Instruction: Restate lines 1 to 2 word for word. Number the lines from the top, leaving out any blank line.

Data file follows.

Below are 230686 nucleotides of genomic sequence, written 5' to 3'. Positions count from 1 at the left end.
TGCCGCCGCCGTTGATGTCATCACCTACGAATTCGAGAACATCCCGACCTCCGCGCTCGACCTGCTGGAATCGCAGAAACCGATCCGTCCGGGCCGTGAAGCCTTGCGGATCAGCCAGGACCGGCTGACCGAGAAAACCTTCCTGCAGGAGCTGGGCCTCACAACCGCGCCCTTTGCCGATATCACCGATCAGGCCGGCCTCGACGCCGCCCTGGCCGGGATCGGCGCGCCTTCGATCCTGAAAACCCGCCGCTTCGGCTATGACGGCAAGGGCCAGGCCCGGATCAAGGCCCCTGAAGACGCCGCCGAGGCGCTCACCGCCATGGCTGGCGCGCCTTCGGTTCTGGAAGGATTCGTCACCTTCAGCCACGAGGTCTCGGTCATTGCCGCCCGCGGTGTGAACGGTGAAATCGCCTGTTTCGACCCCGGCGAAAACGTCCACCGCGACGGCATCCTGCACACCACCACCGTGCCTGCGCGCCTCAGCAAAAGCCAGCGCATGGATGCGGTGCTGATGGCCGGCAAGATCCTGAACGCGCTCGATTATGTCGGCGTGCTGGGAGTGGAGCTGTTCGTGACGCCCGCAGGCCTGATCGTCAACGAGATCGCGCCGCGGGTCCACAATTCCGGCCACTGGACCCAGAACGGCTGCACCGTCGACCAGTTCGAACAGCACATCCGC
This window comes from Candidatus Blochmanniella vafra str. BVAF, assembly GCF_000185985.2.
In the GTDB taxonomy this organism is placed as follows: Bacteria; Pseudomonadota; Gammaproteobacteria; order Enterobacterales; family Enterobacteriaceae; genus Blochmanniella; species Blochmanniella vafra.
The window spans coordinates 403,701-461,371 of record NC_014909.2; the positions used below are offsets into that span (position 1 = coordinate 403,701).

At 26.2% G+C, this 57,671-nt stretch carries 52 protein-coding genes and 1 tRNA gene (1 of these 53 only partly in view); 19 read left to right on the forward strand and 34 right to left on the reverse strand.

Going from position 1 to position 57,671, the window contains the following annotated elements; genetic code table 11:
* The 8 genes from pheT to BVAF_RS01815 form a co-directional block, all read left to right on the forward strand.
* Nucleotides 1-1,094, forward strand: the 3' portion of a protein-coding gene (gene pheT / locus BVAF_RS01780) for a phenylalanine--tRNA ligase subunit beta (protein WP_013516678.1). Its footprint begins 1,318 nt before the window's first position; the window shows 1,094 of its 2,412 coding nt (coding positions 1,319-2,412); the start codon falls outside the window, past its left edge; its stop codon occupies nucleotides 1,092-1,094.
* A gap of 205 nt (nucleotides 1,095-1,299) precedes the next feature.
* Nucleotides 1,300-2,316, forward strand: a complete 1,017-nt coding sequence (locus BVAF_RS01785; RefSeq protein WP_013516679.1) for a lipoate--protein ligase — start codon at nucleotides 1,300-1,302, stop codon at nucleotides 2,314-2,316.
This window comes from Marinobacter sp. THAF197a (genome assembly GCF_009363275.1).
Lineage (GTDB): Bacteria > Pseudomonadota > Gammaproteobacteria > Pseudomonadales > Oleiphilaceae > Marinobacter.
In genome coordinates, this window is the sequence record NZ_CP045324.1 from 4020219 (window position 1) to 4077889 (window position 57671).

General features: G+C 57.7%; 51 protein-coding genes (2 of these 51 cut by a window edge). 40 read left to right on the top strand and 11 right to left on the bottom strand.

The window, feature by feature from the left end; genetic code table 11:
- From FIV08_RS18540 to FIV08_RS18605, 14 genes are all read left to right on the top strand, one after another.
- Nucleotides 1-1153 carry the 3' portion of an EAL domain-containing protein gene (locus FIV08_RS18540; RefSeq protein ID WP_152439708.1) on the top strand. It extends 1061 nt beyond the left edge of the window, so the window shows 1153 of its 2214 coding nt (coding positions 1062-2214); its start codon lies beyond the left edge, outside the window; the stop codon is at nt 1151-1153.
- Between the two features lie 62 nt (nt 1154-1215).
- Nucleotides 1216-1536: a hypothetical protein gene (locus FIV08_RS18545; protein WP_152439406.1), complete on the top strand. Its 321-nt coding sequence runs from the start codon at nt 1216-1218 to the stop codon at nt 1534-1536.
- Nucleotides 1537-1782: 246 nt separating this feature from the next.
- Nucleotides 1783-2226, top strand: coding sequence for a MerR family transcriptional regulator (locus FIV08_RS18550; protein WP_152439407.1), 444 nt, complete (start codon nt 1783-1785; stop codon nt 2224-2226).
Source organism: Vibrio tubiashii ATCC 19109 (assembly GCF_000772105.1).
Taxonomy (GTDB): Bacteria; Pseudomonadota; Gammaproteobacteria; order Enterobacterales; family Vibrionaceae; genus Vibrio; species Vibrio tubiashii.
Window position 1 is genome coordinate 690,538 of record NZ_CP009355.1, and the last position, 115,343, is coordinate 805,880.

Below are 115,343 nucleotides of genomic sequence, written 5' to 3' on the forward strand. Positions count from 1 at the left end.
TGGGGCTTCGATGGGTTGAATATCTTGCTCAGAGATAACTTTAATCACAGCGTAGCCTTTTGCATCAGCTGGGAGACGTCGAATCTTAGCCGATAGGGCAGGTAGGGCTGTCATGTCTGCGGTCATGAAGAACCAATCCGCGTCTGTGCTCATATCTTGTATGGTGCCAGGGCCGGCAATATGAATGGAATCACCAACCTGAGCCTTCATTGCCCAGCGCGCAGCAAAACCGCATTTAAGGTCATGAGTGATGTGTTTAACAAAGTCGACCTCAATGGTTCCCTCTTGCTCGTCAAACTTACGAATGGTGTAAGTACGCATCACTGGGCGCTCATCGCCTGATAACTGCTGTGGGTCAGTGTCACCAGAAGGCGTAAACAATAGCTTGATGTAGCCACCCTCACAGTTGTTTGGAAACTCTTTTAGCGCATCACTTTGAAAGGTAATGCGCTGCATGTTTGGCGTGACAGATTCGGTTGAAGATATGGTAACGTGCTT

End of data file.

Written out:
Below are 230686 nucleotides of genomic sequence, written 5' to 3'. Positions count from 1 at the left end.
TGCCGCCGCCGTTGATGTCATCACCTACGAATTCGAGAACATCCCGACCTCCGCGCTCGACCTGCTGGAATCGCAGAAACCGATCCGTCCGGGCCGTGAAGCCTTGCGGATCAGCCAGGACCGGCTGACCGAGAAAACCTTCCTGCAGGAGCTGGGCCTCACAACCGCGCCCTTTGCCGATATCACCGATCAGGCCGGCCTCGACGCCGCCCTGGCCGGGATCGGCGCGCCTTCGATCCTGAAAACCCGCCGCTTCGGCTATGACGGCAAGGGCCAGGCCCGGATCAAGGCCCCTGAAGACGCCGCCGAGGCGCTCACCGCCATGGCTGGCGCGCCTTCGGTTCTGGAAGGATTCGTCACCTTCAGCCACGAGGTCTCGGTCATTGCCGCCCGCGGTGTGAACGGTGAAATCGCCTGTTTCGACCCCGGCGAAAACGTCCACCGCGACGGCATCCTGCACACCACCACCGTGCCTGCGCGCCTCAGCAAAAGCCAGCGCATGGATGCGGTGCTGATGGCCGGCAAGATCCTGAACGCGCTCGATTATGTCGGCGTGCTGGGAGTGGAGCTGTTCGTGACGCCCGCAGGCCTGATCGTCAACGAGATCGCGCCGCGGGTCCACAATTCCGGCCACTGGACCCAGAACGGCTGCACCGTCGACCAGTTCGAACAGCACATCCGC